# fdesign.arbmagnphase

Arbitrary response magnitude and phase filter specification object

## Syntax

`d = fdesign.arbmagnphase`

d = fdesign.arbmagnphase(specification)

d = fdesign.arbmagnphase(specification,specvalue1,specvalue2,...)

d = fdesign.arbmagnphase(specvalue1,specvalue2,specvalue3)

d = fdesign.arbmagnphase(...,fs)

## Description

`d = fdesign.arbmagnphase`

constructs
an arbitrary magnitude filter specification object `d`

.

`d = fdesign.arbmagnphase(specification)`

initializes
the `Specification`

property for specifications
object `d`

to `specification`

. The
input argument `specification`

must be one of the
choices shown in the following table. Specification options are not
case sensitive.

Specification | Description of Resulting Filter |
---|---|

| Single band design (default). FIR and IIR ( |

| FIR multiband design where |

| IIR single band design. |

The following table describes the specification arguments.

Argument | Description |
---|---|

| Number of bands in the multiband filter. |

| Frequency vector. Frequency values specified in |

| Complex frequency response values. |

| Filter order for FIR filters and the numerator and denominator
orders for IIR filters (when not specified by |

| Numerator order for IIR filters. |

| Denominator order for IIR filter designs. |

By default, this method assumes that all frequency specifications are supplied in normalized frequency.

### Specifying f and h

`f`

and `h`

are the input
arguments you use to define the filter response desired. Each frequency
value you specify in `f`

must have a corresponding
response value in `h`

. This example creates a filter
with two passbands (`b`

= `4`

) and shows how `f`

and `h`

are
related. This example is for illustration only. It is not an actual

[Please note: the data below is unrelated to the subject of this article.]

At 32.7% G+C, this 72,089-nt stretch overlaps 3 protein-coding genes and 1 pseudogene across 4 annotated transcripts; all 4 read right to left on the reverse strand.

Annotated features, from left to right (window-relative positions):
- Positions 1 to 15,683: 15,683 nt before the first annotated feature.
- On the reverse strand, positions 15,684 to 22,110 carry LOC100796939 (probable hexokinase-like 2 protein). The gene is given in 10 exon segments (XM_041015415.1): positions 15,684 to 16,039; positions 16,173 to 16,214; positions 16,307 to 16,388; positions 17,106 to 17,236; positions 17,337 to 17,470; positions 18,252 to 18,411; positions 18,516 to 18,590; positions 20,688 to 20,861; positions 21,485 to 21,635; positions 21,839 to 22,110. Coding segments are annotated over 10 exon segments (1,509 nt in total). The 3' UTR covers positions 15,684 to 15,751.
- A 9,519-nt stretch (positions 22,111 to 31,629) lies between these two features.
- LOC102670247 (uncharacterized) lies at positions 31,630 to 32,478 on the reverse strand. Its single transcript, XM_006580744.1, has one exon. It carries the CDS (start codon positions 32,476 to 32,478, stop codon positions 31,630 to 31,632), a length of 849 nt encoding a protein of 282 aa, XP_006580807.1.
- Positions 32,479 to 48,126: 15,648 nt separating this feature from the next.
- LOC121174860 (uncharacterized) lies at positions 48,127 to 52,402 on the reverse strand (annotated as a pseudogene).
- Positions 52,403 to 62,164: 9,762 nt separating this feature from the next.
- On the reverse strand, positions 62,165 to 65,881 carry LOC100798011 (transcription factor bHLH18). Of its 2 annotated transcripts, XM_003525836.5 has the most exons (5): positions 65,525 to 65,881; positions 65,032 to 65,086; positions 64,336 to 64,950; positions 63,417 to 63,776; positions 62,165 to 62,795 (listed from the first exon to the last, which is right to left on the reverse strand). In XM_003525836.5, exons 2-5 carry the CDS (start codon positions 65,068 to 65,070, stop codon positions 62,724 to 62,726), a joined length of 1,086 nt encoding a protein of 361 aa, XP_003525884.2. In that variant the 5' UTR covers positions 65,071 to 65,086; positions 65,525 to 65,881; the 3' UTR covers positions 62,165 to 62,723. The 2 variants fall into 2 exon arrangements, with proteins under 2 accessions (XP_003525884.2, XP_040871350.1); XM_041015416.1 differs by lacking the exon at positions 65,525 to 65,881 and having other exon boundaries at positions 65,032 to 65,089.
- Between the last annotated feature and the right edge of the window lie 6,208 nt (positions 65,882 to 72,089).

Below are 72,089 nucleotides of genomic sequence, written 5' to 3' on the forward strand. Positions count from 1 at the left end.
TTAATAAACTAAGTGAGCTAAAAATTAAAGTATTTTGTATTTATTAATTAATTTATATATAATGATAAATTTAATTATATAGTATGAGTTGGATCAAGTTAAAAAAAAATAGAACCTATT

filter.

Define the frequency vector `f`

as ```
[0
0.1 0.2 0.4 0.5 0.6 0.9 1.0]
```

Define the response vector `h`

as ```
[0
0.5 0.5 0.1 0.1 0.8 0.8 0]
```

These specifications connect`f`

and `h`

as
shown in the following table.

f (Normalized Frequency) | h (Response Desired at f) |
---|---|

0 | 0 |

0.1 | 0.5 |

0.2 | 0.5 |

0.4 | 0.1 |

0.5 | 0.1 |

0.6 | 0.8 |

0.9 | 0.8 |

1.0 | 0.0 |

A response with two passbands—one roughly between 0.1
and 0.2 and the second between 0.6 and 0.9—results from the
mapping between `f`

and `h`

. Plotting `f`

and `h`

yields
the following figure that resembles a filter with two passbands.

The second example in Examples shows this plot in more detail
with a complex filter response for `h`

. In the example, `h`

uses
complex values for the response.

Different specification types often have different design methods
available. Use `designmethods`

`(d)`

to
get a list of design methods available for a given specification option
and specifications object.

`d = fdesign.arbmagnphase(specification,specvalue1,specvalue2,...)`

initializes
the filter specification object with `specvalue1`

, `specvalue2`

,
and so on. Use `get(d,'description')`

for descriptions
of the various specifications `specvalue1`

, `specvalue2`

,
...`spec`

* n*.

`d = fdesign.arbmagnphase(specvalue1,specvalue2,specvalue3)`

uses
the default specification option `n,f,h`

, setting
the filter order, filter frequency vector, and the complex frequency
response vector to the values `specvalue1`

, `specvalue2`

,
and `specvalue3`

.

`d = fdesign.arbmagnphase(...,fs)`

specifies
the sampling frequency in Hz. All other frequency specifications are
also assumed to be in Hz when you specify `fs`

.

## Examples

## See Also

`fdesign`

| `design`

| `designmethods`

| `setspecs`

**Introduced in R2011a**